Tips for Surviving Graduation Day
This is it, the moment you have been waiting for since you first stepped foot on campus – college graduation day. All those years of cramming for exams, working on group projects, and attending long lectures are about to pay off. It’s a day not only to celebrate your accomplishments, but also one of the last moments you’ll truly be a college student. In just a few days, you’ll be saying good-bye to your favorite professors, campus hangouts, and many of your college buddies. Life will never be the same. First of all, expect the days leading up to graduation to be similar to a rollercoaster ride; you’ll experience great highs and probably a few lows, but try to relax. You’re not the only one having panic attacks. It’s perfectly normal to be anxious about your future and sad that you are leaving behind your college life. Just keep an eye on the future and think about all the great things that are waiting for you once you cross that stage and get your diploma. Of course, we have to get you there first! With all the craziness that surrounds graduation day, it’s best to have a plan in place. Here are a few tips that can help keep your stress to a minimum and make your day one to remember.
Before the Big Day
Full charge your cell phone! Trust us, you'll probably be on your phone all day, so make sure your battery is fully charged. It may even be a good idea to carry a portable charger, just in case.
Review your college’s graduation guidelines. Nothing would be worse than to be turned away from the ceremony for improper attire or violating some other golden rule.
Designate a meeting spot for friends and family. It will be nearly impossible to find everyone in the sea of graduates and spectators once the ceremony is over. Do yourself a favor and pick an area away from the crowd and designate a specific time to meet.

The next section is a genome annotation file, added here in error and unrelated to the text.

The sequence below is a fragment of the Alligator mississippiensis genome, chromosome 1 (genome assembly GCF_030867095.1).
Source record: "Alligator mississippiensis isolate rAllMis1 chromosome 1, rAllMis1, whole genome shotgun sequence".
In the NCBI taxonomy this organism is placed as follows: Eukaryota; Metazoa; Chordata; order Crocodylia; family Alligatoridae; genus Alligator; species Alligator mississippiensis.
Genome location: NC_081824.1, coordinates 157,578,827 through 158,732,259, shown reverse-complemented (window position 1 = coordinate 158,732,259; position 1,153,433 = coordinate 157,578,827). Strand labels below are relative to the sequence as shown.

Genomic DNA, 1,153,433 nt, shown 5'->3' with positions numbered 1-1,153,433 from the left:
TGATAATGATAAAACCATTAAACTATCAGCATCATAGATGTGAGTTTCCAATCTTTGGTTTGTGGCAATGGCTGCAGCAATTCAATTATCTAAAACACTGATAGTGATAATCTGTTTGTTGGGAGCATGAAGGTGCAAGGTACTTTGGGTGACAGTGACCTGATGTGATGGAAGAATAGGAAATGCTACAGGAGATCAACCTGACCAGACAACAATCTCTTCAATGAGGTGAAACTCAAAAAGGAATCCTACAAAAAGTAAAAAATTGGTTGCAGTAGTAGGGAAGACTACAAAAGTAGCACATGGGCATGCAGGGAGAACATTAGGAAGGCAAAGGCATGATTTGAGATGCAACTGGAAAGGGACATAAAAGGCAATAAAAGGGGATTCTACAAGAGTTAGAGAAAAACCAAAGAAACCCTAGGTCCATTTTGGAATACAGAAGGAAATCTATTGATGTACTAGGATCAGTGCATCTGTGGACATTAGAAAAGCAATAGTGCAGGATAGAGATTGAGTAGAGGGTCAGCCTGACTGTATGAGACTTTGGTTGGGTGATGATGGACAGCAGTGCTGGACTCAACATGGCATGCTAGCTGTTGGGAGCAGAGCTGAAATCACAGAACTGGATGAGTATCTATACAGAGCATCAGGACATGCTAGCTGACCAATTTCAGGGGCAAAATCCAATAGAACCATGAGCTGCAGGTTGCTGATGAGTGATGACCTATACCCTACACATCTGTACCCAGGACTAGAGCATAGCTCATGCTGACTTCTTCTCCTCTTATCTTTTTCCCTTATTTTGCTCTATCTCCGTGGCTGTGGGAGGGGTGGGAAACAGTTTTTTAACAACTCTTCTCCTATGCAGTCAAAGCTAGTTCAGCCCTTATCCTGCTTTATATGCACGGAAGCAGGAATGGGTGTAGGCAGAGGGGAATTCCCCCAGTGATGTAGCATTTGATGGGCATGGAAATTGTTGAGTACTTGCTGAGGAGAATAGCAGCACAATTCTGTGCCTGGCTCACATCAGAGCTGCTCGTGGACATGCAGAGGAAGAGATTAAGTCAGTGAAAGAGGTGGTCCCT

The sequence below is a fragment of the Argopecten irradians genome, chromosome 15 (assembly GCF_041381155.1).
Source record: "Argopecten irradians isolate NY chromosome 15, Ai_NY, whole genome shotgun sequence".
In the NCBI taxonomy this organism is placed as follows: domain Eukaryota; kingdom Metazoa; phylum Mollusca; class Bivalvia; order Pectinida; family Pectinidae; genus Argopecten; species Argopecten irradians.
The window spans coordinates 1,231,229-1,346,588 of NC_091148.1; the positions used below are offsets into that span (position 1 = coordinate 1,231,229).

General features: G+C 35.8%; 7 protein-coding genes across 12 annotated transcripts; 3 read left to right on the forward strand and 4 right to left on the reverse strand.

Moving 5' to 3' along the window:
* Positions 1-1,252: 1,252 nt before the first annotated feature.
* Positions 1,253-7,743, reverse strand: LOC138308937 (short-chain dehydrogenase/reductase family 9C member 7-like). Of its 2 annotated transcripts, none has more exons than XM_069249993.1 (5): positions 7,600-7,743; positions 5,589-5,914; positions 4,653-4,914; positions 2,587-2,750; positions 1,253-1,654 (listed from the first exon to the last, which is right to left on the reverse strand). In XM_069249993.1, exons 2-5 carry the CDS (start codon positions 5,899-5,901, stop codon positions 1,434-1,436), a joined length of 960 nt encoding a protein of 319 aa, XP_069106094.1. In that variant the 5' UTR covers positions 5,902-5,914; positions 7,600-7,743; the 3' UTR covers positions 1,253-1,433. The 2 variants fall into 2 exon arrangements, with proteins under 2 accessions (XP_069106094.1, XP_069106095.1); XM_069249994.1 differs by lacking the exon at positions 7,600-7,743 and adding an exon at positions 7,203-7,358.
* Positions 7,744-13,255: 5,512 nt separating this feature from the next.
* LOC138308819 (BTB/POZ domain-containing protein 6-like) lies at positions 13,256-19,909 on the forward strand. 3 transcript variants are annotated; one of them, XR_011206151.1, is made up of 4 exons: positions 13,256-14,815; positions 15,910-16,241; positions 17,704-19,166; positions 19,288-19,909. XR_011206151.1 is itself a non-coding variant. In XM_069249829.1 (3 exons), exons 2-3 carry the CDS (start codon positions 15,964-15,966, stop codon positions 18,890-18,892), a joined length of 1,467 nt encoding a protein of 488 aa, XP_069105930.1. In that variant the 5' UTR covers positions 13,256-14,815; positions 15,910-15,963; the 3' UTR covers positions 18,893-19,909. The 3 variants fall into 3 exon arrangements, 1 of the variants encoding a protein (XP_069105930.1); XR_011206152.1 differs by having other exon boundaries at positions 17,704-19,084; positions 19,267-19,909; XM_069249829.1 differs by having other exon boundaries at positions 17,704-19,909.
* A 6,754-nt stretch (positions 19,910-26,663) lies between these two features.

At the Graduation Ceremony
Educate your family and friends about graduation etiquette. Many colleges will remove guests who use air horns, shout during the proceedings, or block the view of other guests. Ask your supporters to be polite and refrain from applauding until all graduates have accepted their diplomas.
Arrive early. To lessen your chances of being late to the ceremony, leave an extra 30 to 45 minutes earlier than you normally would to give yourself plenty of time to find parking and deal with traffic issues. This will also give your family plenty of time to grab some good seats.
Turn off your phone. Once you have lined up for the graduation processional, be sure to silence your phone or turn it off completely. You won’t need it during the ceremony, and it’s poor manners to be texting during commencement speeches or while others are accepting their degrees. Another no-no is taking selfies every two minutes. Enjoy the moment and put your phone away.
After the graduation ceremony concludes, you may be tempted to run out and try to find all of your college friends. You’ll want to get a few pictures and share one last memory together, but don’t be surprised if you only get a few fleeting moments with each one. Don’t take it personally if they ‘snap’ and run because they too have family and other supporters to find. Instead, schedule something for later that evening, or a few days later, where you can all sit back and celebrate together. The future may be uncertain, but for now be proud of all you have accomplished and enjoy your special day.